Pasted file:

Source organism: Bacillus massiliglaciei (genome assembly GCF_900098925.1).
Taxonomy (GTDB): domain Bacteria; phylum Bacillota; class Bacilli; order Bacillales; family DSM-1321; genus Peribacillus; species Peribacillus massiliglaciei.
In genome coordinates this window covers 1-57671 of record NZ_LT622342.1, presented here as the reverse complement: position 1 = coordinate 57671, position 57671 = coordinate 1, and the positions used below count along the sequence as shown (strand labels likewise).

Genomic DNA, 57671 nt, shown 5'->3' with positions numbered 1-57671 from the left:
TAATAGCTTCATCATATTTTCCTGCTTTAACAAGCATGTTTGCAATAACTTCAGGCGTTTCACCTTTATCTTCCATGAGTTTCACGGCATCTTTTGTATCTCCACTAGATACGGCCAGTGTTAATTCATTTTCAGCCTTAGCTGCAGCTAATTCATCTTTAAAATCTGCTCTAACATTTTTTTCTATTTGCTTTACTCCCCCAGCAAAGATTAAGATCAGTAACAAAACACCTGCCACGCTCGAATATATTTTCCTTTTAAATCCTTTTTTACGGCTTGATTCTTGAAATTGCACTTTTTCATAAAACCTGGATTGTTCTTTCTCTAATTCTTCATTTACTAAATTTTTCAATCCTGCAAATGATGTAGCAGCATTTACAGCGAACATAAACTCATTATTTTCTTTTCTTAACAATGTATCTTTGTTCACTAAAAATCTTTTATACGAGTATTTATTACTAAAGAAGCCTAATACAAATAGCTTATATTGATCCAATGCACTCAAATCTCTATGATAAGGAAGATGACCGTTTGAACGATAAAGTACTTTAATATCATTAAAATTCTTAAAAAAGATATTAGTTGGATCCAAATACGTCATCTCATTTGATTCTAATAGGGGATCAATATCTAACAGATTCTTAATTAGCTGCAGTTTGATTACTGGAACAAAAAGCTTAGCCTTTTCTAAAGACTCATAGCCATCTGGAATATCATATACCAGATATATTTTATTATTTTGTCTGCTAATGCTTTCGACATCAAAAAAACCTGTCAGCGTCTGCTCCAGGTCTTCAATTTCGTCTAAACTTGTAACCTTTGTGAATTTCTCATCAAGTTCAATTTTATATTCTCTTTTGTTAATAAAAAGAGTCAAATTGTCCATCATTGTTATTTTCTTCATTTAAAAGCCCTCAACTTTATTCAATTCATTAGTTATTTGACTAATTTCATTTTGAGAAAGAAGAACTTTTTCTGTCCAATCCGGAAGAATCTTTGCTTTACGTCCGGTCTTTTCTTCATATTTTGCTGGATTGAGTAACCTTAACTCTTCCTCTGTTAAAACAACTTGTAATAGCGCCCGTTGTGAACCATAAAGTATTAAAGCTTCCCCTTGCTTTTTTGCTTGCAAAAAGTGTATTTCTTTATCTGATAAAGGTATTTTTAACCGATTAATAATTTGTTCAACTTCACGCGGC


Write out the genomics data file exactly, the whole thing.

Source organism: Bacillus massiliglaciei (genome assembly GCF_900098925.1).
Taxonomy (GTDB): domain Bacteria; phylum Bacillota; class Bacilli; order Bacillales; family DSM-1321; genus Peribacillus; species Peribacillus massiliglaciei.
In genome coordinates this window covers 1-57671 of record NZ_LT622342.1, presented here as the reverse complement: position 1 = coordinate 57671, position 57671 = coordinate 1, and the positions used below count along the sequence as shown (strand labels likewise).

Genomic DNA, 57671 nt, shown 5'->3' with positions numbered 1-57671 from the left:
TAATAGCTTCATCATATTTTCCTGCTTTAACAAGCATGTTTGCAATAACTTCAGGCGTTTCACCTTTATCTTCCATGAGTTTCACGGCATCTTTTGTATCTCCACTAGATACGGCCAGTGTTAATTCATTTTCAGCCTTAGCTGCAGCTAATTCATCTTTAAAATCTGCTCTAACATTTTTTTCTATTTGCTTTACTCCCCCAGCAAAGATTAAGATCAGTAACAAAACACCTGCCACGCTCGAATATATTTTCCTTTTAAATCCTTTTTTACGGCTTGATTCTTGAAATTGCACTTTTTCATAAAACCTGGATTGTTCTTTCTCTAATTCTTCATTTACTAAATTTTTCAATCCTGCAAATGATGTAGCAGCATTTACAGCGAACATAAACTCATTATTTTCTTTTCTTAACAATGTATCTTTGTTCACTAAAAATCTTTTATACGAGTATTTATTACTAAAGAAGCCTAATACAAATAGCTTATATTGATCCAATGCACTCAAATCTCTATGATAAGGAAGATGACCGTTTGAACGATAAAGTACTTTAATATCATTAAAATTCTTAAAAAAGATATTAGTTGGATCCAAATACGTCATCTCATTTGATTCTAATAGGGGATCAATATCTAACAGATTCTTAATTAGCTGCAGTTTGATTACTGGAACAAAAAGCTTAGCCTTTTCTAAAGACTCATAGCCATCTGGAATATCATATACCAGATATATTTTATTATTTTGTCTGCTAATGCTTTCGACATCAAAAAAACCTGTCAGCGTCTGCTCCAGGTCTTCAATTTCGTCTAAACTTGTAACCTTTGTGAATTTCTCATCAAGTTCAATTTTATATTCTCTTTTGTTAATAAAAAGAGTCAAATTGTCCATCATTGTTATTTTCTTCATTTAAAAGCCCTCAACTTTATTCAATTCATTAGTTATTTGACTAATTTCATTTTGAGAAAGAAGAACTTTTTCTGTCCAATCCGGAAGAATCTTTGCTTTACGTCCGGTCTTTTCTTCATATTTTGCTGGATTGAGTAACCTTAACTCTTCCTCTGTTAAAACAACTTGTAATAGCGCCCGTTGTGAACCATAAAGTATTAAAGCTTCCCCTTGCTTTTTTGCTTGCAAAAAGTGTATTTCTTTATCTGATAAAGGTATTTTTAACCGATTAATAATTTGTTCAACTTCACGCGGC